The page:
Civil partnerships were first introduced in 2005 to provide legal recognition and protection for LGBTQ+ or same sex couples prior to the momentous law change in 2014 which saw same sex marriage become legal in the UK. As of 2019, both opposite and same sex couples in England and Wales can now choose between a civil partnership and marriage.
There are a number of reasons why you may choose not to marry, for example patriarchal and religious beliefs, but if you still want to formalise your relationship and obtain legal rights and responsibilities, a civil partnership might be a great alternative for you and your partner.
We've outlined everything you need to know about civil partnerships, including how to get one and the difference between a civil partnership and marriage so can see which is right for you.
- What is a civil partnership?
- What is the difference between civil partnership and marriage?
- How do you get a civil partnership?
Civil Partnership FAQ: Everything You Need to Know
What is a Civil Partnership?
A civil partnership is a legal relationship formed by two people which provides them with the same legal rights and duties that a marriage would. The legal requirements to form a civil partnership are that you must both be aged 16 years old or over, not already be in a civil partnership or marriage, have lived in the same area in England or Wales for at least seven days and not be close blood relatives.
You do not need by law to have a ceremony in addition to the registration procedure but you are more than welcome to do so and it is still a popular choice with couples as it can be a lovely way of marking your commitment to each other.
The Civil Partnership Act prevents any religious service from taking place during the formation of a civil partnership.
What is the Difference Between Civil Partnership and Marriage?
From a legal standpoint, a civil partnership and a marriage share similar rights in many areas including parental responsibility, child maintenance, inheritance tax, life insurance recognition and next of kin rights.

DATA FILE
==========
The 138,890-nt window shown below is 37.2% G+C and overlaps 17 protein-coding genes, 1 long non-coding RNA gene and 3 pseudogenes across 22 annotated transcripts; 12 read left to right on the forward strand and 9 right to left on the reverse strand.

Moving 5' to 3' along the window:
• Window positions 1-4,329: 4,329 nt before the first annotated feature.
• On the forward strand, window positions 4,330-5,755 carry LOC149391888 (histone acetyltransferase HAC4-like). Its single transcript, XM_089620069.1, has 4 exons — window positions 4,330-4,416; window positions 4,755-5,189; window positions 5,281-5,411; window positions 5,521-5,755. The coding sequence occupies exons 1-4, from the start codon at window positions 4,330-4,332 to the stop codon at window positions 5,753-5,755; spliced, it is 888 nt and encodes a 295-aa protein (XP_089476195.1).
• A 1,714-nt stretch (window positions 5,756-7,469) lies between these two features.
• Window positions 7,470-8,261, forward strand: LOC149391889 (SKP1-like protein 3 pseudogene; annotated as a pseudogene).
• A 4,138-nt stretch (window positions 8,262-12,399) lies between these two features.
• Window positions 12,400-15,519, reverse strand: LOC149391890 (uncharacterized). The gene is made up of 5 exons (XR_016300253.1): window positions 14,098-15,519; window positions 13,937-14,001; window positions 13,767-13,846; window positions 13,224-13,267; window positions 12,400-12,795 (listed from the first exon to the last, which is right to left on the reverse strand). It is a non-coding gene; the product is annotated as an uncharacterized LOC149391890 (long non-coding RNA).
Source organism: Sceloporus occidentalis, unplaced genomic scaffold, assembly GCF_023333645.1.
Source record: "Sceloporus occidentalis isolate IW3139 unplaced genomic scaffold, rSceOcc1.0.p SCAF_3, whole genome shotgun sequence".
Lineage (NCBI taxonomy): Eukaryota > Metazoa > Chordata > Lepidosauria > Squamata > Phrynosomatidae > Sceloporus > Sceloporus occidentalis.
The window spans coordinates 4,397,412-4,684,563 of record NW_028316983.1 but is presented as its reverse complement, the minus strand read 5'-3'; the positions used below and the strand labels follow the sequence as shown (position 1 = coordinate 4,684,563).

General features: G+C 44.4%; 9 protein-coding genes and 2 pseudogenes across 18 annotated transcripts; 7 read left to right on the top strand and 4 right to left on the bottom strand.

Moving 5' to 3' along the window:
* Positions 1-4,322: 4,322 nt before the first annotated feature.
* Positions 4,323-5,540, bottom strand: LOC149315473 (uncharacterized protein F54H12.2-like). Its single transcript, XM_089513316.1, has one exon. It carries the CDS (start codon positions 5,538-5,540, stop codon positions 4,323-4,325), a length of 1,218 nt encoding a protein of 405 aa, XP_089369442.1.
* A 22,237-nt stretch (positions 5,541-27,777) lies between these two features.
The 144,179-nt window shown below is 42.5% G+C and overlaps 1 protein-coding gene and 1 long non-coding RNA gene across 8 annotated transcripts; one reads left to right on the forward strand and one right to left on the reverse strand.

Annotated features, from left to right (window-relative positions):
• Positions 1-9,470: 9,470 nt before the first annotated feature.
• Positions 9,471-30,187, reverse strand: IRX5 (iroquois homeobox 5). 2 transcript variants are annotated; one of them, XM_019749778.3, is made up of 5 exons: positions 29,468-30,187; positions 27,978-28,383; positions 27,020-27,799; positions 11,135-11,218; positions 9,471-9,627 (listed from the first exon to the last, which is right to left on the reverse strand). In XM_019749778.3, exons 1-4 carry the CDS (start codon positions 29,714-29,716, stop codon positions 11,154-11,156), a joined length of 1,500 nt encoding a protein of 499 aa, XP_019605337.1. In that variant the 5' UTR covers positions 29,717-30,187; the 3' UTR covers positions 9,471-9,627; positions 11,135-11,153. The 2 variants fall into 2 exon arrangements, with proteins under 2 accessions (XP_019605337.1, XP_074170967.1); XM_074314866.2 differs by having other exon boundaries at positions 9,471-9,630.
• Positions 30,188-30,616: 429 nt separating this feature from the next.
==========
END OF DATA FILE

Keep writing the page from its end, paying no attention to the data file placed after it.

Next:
However, there are a couple of differences:
- A marriage is formed by vows before signing a marriage certificate, whereas a civil partnership is formed by signing a civil partnership certificate and no spoken word is required
- Civil partners cannot call themselves 'married' for legal purposes
A civil partnership is ended by dissolution, whereas you'd divorce to end a marriage. In a civil partnership, you will require officials to dissolve the partnership and you must have been together in the civil partnership for at least a year before you can apply.
Despite being legally recognised in a number of countries, there are some locations where a civil partnership is not.
How Do You Get a Civil Partnership?
There are two steps to registering a civil partnership - giving notice and registration.
You and your partner will each need to give notice of your intention to register a civil partnership to the local authority where you live at least 28 days before the date. When you give notice, you will be asked to give details of the date and place the civil partnership is to be registered, so we recommend contacting the venue where you are going to register beforehand.
You will also have to give personal details, such as your name, address, age and nationality - providing documentary evidence of these, for example a passport.
A fee is needed to give notice of your intention to register a civil partnership and a registration fee - the cost of this will depend upon where you want to register.
The register office will then give you a legal document called a civil partnership schedule which you will also be charged a fee for. You must register within the next 12 months of receiving this or else you will have to start the process again.
To register a civil partnership, you and your partner must sign a civil partnership document in front of two witnesses and a registrar. You can register your civil partnership in any register office or at any venue that has been approved to register civil partnerships. Anywhere that has been approved to hold civil marriages will automatically receive approval to register civil partnerships, however religious premises are not obliged to host civil partnership ceremonies.
If you entered into a civil partnership, but perhaps always wanted to be married, you can convert your civil partnership into a legal marriage in England or Wales. Typically, this will cost £45.
Have you considered a commitment ceremony? Find out everything about this celebration here!